False posts spread about ballots without signatures in Miami-Dade County
CLAIM: In Florida’s Miami-Dade County, 23% of mail-in ballots have been rejected for missing signatures.
AP’S ASSESSMENT: False. The correct number is about 0.5%. About 2,265 of the 433,235 mail-in ballots that had been submitted to the Miami-Dade County Elections Department by Thursday morning were flagged for rejection because of missing signatures, according to Robert Rodriguez, assistant deputy supervisor of elections for the department.
THE FACTS: In Florida’s most populous county, social media users are spreading false information about how many mail-in ballots have been rejected because voters didn’t sign them.
“Miami Dade reporting 23% of early ballots being REJECTED for missing signatures,” wrote one Twitter user in a post that was retweeted more than 4,600 times on Thursday and later removed by the platform.
Actor and activist George Takei shared a similar claim on Thursday, tweeting that 23% of ballots that have been rejected in Miami-Dade County were rejected because of missing signatures.
Those claims are false. Only about 0.5% of mailed ballots in Miami-Dade County are currently slated for rejection because of missing signatures, Rodriguez told The Associated Press.
The Miami-Dade County Elections Department had received a total of 433,235 mail-in ballots by Thursday morning, Rodriguez said. Of those, 2,265 had missing signatures. Another 212 had mismatched signatures.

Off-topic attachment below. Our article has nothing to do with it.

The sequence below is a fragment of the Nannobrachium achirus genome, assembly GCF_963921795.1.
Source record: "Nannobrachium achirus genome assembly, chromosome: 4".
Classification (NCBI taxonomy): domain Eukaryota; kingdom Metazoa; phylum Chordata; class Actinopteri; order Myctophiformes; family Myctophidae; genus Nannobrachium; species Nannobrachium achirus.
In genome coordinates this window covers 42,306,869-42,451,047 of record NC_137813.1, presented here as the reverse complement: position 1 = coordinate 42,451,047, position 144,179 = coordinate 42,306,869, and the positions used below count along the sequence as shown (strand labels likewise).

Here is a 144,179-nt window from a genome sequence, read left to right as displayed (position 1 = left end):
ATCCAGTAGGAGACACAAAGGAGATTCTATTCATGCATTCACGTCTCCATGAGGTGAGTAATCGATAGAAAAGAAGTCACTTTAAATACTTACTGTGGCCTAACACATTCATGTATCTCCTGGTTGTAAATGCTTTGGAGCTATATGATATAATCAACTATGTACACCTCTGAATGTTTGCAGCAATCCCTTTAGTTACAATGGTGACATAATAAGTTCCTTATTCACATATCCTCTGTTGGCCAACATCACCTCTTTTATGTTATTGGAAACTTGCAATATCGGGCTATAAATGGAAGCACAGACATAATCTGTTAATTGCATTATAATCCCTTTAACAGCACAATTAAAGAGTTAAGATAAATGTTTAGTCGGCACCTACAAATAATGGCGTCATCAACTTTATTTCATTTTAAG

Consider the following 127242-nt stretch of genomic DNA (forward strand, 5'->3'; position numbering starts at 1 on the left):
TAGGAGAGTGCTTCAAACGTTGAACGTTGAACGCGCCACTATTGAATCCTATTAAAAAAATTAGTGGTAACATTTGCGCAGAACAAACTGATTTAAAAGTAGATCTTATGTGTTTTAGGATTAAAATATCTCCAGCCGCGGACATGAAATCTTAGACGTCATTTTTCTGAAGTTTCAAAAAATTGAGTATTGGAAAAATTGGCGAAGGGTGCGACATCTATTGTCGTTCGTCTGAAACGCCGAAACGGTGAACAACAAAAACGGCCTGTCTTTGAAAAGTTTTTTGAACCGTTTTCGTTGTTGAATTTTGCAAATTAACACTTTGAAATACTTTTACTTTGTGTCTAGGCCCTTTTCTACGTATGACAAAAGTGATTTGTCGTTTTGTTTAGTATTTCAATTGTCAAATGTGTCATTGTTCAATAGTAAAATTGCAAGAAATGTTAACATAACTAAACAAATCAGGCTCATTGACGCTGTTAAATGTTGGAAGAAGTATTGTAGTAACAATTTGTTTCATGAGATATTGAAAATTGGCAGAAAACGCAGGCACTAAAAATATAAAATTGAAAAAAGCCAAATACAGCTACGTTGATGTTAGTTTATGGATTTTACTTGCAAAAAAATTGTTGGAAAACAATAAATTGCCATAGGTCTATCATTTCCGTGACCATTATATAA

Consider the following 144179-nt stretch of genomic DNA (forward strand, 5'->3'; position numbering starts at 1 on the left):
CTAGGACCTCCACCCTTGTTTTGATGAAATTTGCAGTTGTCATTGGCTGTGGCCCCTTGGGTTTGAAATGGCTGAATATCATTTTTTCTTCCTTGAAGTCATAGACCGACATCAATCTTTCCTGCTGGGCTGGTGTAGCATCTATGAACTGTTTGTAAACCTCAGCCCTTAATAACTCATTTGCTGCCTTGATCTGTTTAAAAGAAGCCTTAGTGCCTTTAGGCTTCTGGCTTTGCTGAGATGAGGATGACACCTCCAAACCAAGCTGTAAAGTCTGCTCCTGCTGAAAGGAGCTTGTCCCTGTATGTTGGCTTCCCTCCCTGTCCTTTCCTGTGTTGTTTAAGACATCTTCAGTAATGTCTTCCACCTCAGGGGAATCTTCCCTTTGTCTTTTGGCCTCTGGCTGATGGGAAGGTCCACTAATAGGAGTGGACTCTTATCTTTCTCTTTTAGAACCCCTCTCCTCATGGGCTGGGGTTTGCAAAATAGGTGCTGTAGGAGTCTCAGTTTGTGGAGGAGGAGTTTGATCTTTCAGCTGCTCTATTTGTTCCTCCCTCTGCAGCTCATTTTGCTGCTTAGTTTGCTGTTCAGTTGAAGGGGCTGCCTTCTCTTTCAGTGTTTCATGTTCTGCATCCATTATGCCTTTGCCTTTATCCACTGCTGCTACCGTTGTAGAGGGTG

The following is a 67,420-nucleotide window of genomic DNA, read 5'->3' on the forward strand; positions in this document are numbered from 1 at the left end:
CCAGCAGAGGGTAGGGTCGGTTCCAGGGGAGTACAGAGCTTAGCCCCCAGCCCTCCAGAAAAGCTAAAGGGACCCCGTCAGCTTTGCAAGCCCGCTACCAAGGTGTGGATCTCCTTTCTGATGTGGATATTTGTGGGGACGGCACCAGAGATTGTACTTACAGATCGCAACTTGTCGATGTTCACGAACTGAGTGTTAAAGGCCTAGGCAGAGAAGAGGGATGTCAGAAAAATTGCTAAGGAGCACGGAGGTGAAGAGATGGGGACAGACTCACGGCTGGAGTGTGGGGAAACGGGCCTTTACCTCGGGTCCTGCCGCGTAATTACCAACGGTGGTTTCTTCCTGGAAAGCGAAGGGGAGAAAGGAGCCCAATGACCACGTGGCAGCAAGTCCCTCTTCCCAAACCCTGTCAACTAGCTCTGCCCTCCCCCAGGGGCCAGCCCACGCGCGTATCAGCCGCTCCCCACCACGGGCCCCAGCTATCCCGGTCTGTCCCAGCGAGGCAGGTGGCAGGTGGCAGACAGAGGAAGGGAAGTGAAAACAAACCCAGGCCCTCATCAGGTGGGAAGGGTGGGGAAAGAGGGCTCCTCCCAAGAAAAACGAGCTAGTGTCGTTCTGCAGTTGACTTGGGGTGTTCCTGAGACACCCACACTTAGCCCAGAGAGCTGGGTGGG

There is still time for voters in Miami-Dade County or elsewhere in Florida to correct missing or mismatched signatures on their mailed ballots. Voters can complete a cure affidavit and return it to their county elections department by 5 p.m. on Thursday, Nov. 5, according to state officials.
It is unclear what fueled the false claims around the number of ballots without signatures, but they surfaced after an opinion article published in the Tampa Bay Times on Oct. 16 pointed out a different discrepancy related to Miami-Dade County ballots.
“Although Miami-Dade County accounts for only 7.2 percent of mail ballots cast by Florida voters, it accounts for nearly 23 percent of the state’s mail ballots received without signatures,” the article said.
Those numbers were current as of Oct. 16, according to Daniel Smith, a political science professor at the University of Florida and one of the article’s authors. As of Thursday, he said, Miami-Dade County accounts for 10.3 percent of the state’s total ballots and about 1 in 4 of the state’s ballots with missing signatures.
Smith said Miami-Dade County may be overrepresented among counties for ballots without signatures because it is home to many naturalized citizens from around the world who may have difficulty reading voting instructions in the languages provided.
However, social media users spreading the recent false claims are “completely misrepresenting” those numbers, Smith added.
This is part of The Associated Press’ ongoing effort to fact-check misinformation that is shared widely online, including work with Facebook to identify and reduce the circulation of false stories on the platform.
Here’s more information on Facebook’s fact-checking program: https://www.facebook.com/help/1952307158131536